A brake caliper is a crucial component in the disc braking system that assists your vehicle to stop as you hit the brakes. Some signs that your vehicle may have a bad brake caliper can include abnormal noise, reduced braking ability, fluid leaks, or the feeling that your vehicle is pulling to one side. Unlike brake pads that should be replaced consistently, calipers ought to last with the vehicle. However, calipers may be faulty or become so, and will compromise your vehicle’s safety. Being familiar with what a brake caliper is, and what the symptoms of a faulty brake caliper are, will help address the problem right away.

Brake Caliper

(artellliii72 / pixabay)

What is a brake caliper? The brake caliper is a crucial component of the disc brakes, which is usually located in the front brakes. It houses the vehicle’s brake pads and pistons. Its function is to slow the vehicle’s wheels. The caliper fits on the wheel’s rotor like a clamp. When you apply the brakes, the friction between the two parts slows the rotor and stops the wheel from turning.

Inside the calipers are two metal plates called brake pads. When the brake pedal is pushed, the brake fluid puts pressure on the pistons in the caliper, which works to put the pads against the brake rotor. These components work together to slow down your vehicle.

How to tell that your brake caliper may not be working properly:

It may be difficult to notice that something is wrong with your braking system or that there is something wrong with your brake caliper in particular, but here are some signs that you may notice if you have a faulty brake caliper.

Warning Light: If your vehicle’s brake or anti-lock braking system (ABS) light turns on, it is an obvious warning that there may be something wrong with your braking system.

Fluid Leaks: You may notice brake fluid in your engine compartment or around your wheels. Brake calipers are activated by hydraulic fluid and can develop leaks through the bleeder screw or piston seal.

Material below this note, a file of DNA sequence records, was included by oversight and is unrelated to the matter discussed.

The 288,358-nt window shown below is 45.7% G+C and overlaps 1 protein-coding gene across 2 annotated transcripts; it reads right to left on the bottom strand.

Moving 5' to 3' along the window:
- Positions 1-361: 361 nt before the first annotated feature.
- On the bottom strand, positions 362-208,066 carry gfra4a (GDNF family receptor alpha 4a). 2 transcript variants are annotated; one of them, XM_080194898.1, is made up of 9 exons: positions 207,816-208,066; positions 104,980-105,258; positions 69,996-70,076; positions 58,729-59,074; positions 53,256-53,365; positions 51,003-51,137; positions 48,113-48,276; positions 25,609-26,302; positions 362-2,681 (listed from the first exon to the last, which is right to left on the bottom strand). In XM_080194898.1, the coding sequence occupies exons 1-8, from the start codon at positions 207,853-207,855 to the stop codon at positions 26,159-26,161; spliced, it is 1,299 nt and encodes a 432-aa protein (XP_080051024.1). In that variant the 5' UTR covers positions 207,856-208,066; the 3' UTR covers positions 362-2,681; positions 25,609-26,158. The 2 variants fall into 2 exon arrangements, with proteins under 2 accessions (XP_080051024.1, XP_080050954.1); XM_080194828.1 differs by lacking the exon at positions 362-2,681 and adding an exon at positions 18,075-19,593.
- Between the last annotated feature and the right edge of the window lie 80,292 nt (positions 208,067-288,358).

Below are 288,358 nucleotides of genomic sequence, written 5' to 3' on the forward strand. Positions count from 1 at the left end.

Soft, Spongy Brake Pedal: If your brake caliper is leaking, it can cause the brake pedal to feel spongy or soft. In addition, sticking sliders or a seized piston in the caliper might create more room between pad and rotor, which will cause the pedal to feel abnormal.

Reduced Braking Ability: If the brake caliper is faulty, which results in a softening brake pedal, then your vehicle will not brake as well. You may also find yourself pumping your brakes continually to get them to work as they should.

Dragging Sensation: You may also experience a dragging sensation while driving. This feeling occurs when the brake pads are pushed up against the rotors as you drive. The affected brakes will be applied, or partly applied, at all times.

Noisy Braking: If you have a sticking brake caliper, it will wear down its brake pads. As a result, you find your brakes continuously grinding and squeaking.

Jerking or Pulling to One Side: When braking, you may find your vehicle jerking or pulling to one side. This symptom may be the result of a seized brake caliper or caliper sliders. While most notable while driving, you may feel it while you are driving as well.

Uneven Wear: You may find that your brake pads are wearing out unevenly. A sticking caliper, pistons, or slider pins, will cause the pads to be applied partially, and make them drag on the rotor.

What to do if you think you may have a faulty brake caliper:

There are multiple ways to troubleshoot a faulty brake caliper. You could check your brake calipers for leaks, check to see if there is abnormal wear on the brake pads, or check how the caliper’s piston is operating. You could also perform a line lock test.

What you should not do is leave your brakes unchecked. If you leave a sticking or seized brake caliper alone, it could lead to a partial or total loss in braking ability, expensive repair work, or endanger your driving. If you notice that your vehicle is showing any of the above issues, you should figure out whether your vehicle has a bad brake caliper, and get it fixed as soon as possible.

Burt Brothers’ family-owned and operated Utah auto repair and tire shops in locations across the Wasatch Front from West Valley to Layton to Park City can diagnose and repair your braking problems and get you safely on your way.


The brake caliper is an essential component of the disc braking system. Any problems in this part can reduce braking ability and put your safety in danger. Learning about the brake caliper and its function will help you notice the symptoms of a bad brake. Here are some telltale signs to look out for.

Signs You May Have a Bad Brake Caliper Infographic


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